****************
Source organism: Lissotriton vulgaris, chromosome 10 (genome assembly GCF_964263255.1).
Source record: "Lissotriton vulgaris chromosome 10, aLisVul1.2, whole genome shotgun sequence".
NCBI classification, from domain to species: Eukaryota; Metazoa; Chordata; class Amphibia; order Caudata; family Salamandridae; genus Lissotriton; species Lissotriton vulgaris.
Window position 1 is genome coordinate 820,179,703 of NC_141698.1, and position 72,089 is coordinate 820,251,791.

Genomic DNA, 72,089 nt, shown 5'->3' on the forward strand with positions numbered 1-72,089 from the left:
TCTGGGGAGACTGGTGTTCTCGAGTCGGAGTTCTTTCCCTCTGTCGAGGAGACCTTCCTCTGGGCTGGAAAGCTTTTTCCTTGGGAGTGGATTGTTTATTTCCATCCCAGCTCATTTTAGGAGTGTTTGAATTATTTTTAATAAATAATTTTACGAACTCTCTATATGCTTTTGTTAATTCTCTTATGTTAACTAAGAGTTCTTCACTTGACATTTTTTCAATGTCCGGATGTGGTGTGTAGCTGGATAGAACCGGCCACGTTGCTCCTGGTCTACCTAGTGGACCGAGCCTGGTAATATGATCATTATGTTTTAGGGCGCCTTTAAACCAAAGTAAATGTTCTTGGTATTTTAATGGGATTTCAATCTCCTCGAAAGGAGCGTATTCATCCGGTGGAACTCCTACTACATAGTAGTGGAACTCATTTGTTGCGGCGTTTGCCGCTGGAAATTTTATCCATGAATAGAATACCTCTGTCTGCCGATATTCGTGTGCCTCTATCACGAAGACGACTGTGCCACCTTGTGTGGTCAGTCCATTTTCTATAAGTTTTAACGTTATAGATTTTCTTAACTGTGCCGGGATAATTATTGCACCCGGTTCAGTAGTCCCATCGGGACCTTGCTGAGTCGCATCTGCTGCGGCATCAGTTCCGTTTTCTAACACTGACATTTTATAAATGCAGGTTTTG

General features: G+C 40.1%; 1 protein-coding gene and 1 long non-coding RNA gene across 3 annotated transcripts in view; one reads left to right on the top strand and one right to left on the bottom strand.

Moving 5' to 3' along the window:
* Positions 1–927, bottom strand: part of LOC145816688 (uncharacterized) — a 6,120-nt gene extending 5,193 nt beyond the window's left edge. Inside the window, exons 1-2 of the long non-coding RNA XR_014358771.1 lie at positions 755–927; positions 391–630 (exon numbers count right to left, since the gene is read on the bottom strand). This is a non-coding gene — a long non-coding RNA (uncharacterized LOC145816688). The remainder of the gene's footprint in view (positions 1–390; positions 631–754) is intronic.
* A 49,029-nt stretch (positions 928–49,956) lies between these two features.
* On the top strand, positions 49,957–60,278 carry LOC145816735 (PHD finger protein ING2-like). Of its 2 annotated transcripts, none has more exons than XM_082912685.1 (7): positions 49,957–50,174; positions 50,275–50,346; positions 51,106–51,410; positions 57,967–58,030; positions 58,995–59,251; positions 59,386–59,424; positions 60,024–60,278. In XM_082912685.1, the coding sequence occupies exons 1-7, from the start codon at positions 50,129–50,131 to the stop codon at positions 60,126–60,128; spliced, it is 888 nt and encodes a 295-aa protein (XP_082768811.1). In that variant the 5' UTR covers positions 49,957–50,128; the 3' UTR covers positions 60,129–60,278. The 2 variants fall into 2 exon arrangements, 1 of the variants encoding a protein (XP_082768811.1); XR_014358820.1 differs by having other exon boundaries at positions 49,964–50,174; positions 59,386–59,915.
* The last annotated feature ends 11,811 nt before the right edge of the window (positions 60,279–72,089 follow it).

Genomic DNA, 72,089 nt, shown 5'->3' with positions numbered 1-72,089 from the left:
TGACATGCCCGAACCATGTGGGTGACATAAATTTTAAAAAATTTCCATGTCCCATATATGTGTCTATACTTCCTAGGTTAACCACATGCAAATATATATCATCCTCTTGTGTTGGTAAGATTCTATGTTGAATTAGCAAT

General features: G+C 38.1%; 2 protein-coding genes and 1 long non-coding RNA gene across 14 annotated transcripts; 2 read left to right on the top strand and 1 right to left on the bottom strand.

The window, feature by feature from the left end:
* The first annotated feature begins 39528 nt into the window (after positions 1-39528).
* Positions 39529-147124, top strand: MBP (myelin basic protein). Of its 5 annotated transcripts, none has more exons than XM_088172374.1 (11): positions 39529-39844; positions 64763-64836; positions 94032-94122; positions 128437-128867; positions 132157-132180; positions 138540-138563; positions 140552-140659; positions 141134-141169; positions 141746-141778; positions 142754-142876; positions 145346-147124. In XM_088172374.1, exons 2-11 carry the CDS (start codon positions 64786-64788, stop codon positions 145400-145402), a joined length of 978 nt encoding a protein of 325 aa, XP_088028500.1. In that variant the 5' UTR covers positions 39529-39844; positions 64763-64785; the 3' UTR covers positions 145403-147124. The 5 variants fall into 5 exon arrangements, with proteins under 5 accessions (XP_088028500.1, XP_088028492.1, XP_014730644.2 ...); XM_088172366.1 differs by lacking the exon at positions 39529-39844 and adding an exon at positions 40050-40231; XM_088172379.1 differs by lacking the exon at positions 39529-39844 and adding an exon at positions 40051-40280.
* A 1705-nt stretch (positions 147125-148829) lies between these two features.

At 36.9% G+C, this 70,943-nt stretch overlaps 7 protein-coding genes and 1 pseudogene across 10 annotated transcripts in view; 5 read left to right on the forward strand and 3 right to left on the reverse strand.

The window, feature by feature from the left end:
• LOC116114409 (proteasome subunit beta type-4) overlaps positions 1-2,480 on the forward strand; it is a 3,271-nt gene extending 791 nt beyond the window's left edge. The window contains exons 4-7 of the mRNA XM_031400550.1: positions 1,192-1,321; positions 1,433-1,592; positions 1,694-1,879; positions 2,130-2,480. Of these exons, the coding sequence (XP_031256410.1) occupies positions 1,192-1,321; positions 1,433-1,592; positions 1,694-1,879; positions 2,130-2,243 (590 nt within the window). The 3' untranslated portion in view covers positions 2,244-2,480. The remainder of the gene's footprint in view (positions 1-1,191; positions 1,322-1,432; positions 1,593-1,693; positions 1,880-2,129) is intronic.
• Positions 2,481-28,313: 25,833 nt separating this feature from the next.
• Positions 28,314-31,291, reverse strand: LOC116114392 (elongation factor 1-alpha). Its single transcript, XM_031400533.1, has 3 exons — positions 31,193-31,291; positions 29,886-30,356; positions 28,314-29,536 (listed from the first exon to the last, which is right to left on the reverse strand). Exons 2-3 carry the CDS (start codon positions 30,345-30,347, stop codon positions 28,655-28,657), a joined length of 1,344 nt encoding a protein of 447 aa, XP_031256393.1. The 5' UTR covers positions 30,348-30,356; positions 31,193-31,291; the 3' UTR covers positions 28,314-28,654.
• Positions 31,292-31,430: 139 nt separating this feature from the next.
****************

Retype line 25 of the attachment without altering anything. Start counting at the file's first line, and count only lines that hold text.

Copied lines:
• Positions 31,292-31,430: 139 nt separating this feature from the next.